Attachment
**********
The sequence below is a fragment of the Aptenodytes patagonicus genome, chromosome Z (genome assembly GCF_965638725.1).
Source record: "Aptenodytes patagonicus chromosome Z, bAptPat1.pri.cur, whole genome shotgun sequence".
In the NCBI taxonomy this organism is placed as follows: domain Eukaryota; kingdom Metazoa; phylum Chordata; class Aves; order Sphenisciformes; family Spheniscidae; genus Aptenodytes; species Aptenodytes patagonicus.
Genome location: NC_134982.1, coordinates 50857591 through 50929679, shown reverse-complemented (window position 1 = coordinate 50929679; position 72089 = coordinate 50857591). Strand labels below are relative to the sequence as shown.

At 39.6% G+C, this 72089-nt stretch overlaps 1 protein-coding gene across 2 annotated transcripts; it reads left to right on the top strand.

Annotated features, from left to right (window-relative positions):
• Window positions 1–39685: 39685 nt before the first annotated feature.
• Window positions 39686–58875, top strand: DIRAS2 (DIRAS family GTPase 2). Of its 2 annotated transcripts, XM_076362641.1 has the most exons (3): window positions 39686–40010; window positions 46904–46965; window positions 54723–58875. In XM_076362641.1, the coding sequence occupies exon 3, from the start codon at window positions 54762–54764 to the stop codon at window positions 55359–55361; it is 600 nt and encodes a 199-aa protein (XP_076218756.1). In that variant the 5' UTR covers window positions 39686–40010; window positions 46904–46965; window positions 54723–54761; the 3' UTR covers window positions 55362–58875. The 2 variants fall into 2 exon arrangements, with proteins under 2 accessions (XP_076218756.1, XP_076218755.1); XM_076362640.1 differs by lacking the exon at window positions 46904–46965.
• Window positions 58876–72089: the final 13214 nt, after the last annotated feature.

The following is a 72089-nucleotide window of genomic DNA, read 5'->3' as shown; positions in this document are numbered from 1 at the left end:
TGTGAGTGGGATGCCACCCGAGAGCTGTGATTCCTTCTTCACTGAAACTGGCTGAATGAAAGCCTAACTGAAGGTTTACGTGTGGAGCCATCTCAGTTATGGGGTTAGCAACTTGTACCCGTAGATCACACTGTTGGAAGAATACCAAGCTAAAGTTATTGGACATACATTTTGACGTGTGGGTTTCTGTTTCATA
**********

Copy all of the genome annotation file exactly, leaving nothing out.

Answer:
The sequence below is a fragment of the Aptenodytes patagonicus genome, chromosome Z (genome assembly GCF_965638725.1).
Source record: "Aptenodytes patagonicus chromosome Z, bAptPat1.pri.cur, whole genome shotgun sequence".
In the NCBI taxonomy this organism is placed as follows: domain Eukaryota; kingdom Metazoa; phylum Chordata; class Aves; order Sphenisciformes; family Spheniscidae; genus Aptenodytes; species Aptenodytes patagonicus.
Genome location: NC_134982.1, coordinates 50857591 through 50929679, shown reverse-complemented (window position 1 = coordinate 50929679; position 72089 = coordinate 50857591). Strand labels below are relative to the sequence as shown.

At 39.6% G+C, this 72089-nt stretch overlaps 1 protein-coding gene across 2 annotated transcripts; it reads left to right on the top strand.

Annotated features, from left to right (window-relative positions):
• Window positions 1–39685: 39685 nt before the first annotated feature.
• Window positions 39686–58875, top strand: DIRAS2 (DIRAS family GTPase 2). Of its 2 annotated transcripts, XM_076362641.1 has the most exons (3): window positions 39686–40010; window positions 46904–46965; window positions 54723–58875. In XM_076362641.1, the coding sequence occupies exon 3, from the start codon at window positions 54762–54764 to the stop codon at window positions 55359–55361; it is 600 nt and encodes a 199-aa protein (XP_076218756.1). In that variant the 5' UTR covers window positions 39686–40010; window positions 46904–46965; window positions 54723–54761; the 3' UTR covers window positions 55362–58875. The 2 variants fall into 2 exon arrangements, with proteins under 2 accessions (XP_076218756.1, XP_076218755.1); XM_076362640.1 differs by lacking the exon at window positions 46904–46965.
• Window positions 58876–72089: the final 13214 nt, after the last annotated feature.

The following is a 72089-nucleotide window of genomic DNA, read 5'->3' as shown; positions in this document are numbered from 1 at the left end:
TGTGAGTGGGATGCCACCCGAGAGCTGTGATTCCTTCTTCACTGAAACTGGCTGAATGAAAGCCTAACTGAAGGTTTACGTGTGGAGCCATCTCAGTTATGGGGTTAGCAACTTGTACCCGTAGATCACACTGTTGGAAGAATACCAAGCTAAAGTTATTGGACATACATTTTGACGTGTGGGTTTCTGTTTCATA